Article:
She worked in a Netherlands supermarket until she and her family left for the U.S. They have been in Deerpark since January, now paying rent. Soon after they arrived in the U.S., she was fingerprinted and investigated, then received a social security card six weeks later. She hopes to work in IT at home to be available to her children with their new friends and new language in a new place, she said. Olga’s husband has work as a truck driver.
She calls her father five times a week and hears from him about her grandmother’s physical troubles and the bombs that fall a couple of times a month.
Meanwhile, a cousin, 30 years old, injured his arm and leg fighting in the war and is hospitalized. Another cousin and some friends who have children also fight. Boys she grew up with were killed in the war. Her best friend in the police department died trying to remove a bomb.
Her sister decided not to come to the U.S. and stayed in Europe.
“The war was a surprise,” Olga said. “We don’t understand why.”
The sponsor’s sister had wondered what to do with her house while she was away, but the sponsor saw how the house could work for refugees.
“Many Ukrainian Americans live in Glen Spey,” she said. “The Hebrew Immigrant Aid Service introduced me to Olga, and we took a class at HIAS on how to behave, what to have in the pantry. HIAS made a list of people interested in coming. I put together sponsor circles,” people living nearby willing to assist the refugees, which HIAS initially required. “More typically churches and synagogues arrange sponsors.”
Olga arrived in January with her three daughters and husband.
“We met them at JFK Airport at 11 p.m. They were exhausted,” said the sponsor. The kids slept on the ride home. But the adults were enchanted by the lights, the New York City skyline. Olga’s husband said, ‘This is like a dream. I can’t believe it.’”
“The people who come are motivated and proactive. They don’t want to be a burden,” said the sponsor, who has now sponsored 20 people. “The first time it’s wild.”
But she has become accustomed to the needs refugees have when they arrive—getting local cell service for their phones, having six pieces of identification for driver’s licenses, including a notarized U.S. rental lease, and some unexpected needs. Where would they find a pediatric cardiologist who would take Medicaid?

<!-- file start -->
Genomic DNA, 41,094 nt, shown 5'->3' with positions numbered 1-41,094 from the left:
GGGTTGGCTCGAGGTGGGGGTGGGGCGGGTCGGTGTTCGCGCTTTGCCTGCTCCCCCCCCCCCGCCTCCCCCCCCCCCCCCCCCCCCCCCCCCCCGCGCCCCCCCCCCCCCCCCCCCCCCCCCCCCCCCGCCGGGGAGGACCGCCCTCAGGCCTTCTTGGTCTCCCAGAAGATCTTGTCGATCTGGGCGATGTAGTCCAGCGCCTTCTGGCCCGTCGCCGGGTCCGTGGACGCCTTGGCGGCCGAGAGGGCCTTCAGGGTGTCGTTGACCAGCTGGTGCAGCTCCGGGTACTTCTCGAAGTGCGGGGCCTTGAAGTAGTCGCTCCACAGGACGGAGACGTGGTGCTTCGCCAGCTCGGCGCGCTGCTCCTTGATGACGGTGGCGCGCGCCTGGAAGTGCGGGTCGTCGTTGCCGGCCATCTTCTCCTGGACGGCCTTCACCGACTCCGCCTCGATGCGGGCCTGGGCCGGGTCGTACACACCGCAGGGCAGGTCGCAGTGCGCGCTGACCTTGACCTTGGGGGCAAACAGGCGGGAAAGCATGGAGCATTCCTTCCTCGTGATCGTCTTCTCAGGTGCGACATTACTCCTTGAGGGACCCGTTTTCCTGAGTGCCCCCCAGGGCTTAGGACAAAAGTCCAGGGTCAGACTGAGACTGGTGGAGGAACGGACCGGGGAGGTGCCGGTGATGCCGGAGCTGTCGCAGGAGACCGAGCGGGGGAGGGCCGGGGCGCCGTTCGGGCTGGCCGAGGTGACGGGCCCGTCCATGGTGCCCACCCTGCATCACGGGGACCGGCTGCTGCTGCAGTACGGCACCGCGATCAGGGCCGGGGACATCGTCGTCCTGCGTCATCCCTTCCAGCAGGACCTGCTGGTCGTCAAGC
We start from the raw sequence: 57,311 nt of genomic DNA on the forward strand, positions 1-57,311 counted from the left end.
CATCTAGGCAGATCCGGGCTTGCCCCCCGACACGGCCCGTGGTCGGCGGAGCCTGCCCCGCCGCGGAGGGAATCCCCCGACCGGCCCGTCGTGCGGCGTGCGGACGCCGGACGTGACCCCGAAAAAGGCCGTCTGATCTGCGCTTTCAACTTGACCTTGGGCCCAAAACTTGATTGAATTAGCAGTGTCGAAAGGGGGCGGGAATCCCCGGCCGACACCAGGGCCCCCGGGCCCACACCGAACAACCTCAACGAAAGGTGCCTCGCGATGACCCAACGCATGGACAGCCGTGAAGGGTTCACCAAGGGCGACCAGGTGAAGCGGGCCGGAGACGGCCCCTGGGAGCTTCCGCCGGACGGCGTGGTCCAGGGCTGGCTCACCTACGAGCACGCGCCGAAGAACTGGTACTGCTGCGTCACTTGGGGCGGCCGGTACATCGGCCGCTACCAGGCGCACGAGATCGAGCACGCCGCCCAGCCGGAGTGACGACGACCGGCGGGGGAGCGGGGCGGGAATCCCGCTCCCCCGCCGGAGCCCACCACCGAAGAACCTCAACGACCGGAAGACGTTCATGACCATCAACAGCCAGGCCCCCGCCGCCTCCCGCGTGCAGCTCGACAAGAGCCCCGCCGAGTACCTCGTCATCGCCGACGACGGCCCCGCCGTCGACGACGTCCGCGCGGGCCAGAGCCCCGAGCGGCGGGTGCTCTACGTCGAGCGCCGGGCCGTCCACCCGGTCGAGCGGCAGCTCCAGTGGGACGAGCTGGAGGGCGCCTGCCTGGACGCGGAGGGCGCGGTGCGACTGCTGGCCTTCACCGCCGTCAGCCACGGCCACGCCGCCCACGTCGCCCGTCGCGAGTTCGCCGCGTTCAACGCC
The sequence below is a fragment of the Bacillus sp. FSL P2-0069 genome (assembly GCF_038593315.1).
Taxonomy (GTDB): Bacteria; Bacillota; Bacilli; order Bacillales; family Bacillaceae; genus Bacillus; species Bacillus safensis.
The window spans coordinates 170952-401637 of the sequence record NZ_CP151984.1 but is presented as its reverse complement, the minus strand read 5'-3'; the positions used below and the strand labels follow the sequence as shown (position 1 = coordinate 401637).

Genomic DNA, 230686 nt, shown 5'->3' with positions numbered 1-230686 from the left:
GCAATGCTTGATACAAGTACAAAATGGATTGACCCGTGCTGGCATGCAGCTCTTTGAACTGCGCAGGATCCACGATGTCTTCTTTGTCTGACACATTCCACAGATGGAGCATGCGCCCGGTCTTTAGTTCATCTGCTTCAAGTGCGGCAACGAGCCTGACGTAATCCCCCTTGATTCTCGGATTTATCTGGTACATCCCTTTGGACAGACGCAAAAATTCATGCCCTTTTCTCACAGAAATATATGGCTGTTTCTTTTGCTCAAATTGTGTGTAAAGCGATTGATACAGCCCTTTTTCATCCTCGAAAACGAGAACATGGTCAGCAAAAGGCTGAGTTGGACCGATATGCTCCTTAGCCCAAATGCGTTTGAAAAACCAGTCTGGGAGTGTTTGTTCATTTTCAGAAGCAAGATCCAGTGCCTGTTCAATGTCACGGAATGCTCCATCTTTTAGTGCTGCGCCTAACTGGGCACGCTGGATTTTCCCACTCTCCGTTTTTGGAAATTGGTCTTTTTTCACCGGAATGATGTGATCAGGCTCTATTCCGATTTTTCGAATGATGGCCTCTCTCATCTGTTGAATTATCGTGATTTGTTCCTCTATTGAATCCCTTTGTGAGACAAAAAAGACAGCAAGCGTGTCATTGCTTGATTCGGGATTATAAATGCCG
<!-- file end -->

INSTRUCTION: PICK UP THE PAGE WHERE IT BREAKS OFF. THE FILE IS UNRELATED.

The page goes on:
Contacts are vital. The sponsor’s husband happened to have climbed Mount Kilemanjaro with someone who knew the president of Montefiore Hospital, who knew just such a cardiologist. And the traumatized little girl who had trouble getting up in the morning was aided by equine therapy sessions at GAIT.
“I love having them there,” the sponsor says of Olga’s family.
Asked what she loves about having them in the house, the sponsor said, “I love having been able to do something positive in the face of a senseless war after seeing images on TV that made me feel like I could do nothing. I love having little children running around in my life. I have loved watching the family feel safe, and I’ve been proud of them as they have grown independent. I have become close to people in the sponsor circle, some who I barely knew and now feel amazed by their resourcefulness and generosity. I get more connected to the community through them. I’ve watched Maxim find himself too as he has gained confidence and found home. He was correct that after he found work he also found healing in his spirit."
How long Olga’s family will stay is not certain. She likes rural life. Her husband is drawn to the city. Meanwhile, the children collect pine cones and place them around the house, a Ukrainian custom to keep the gremlins away.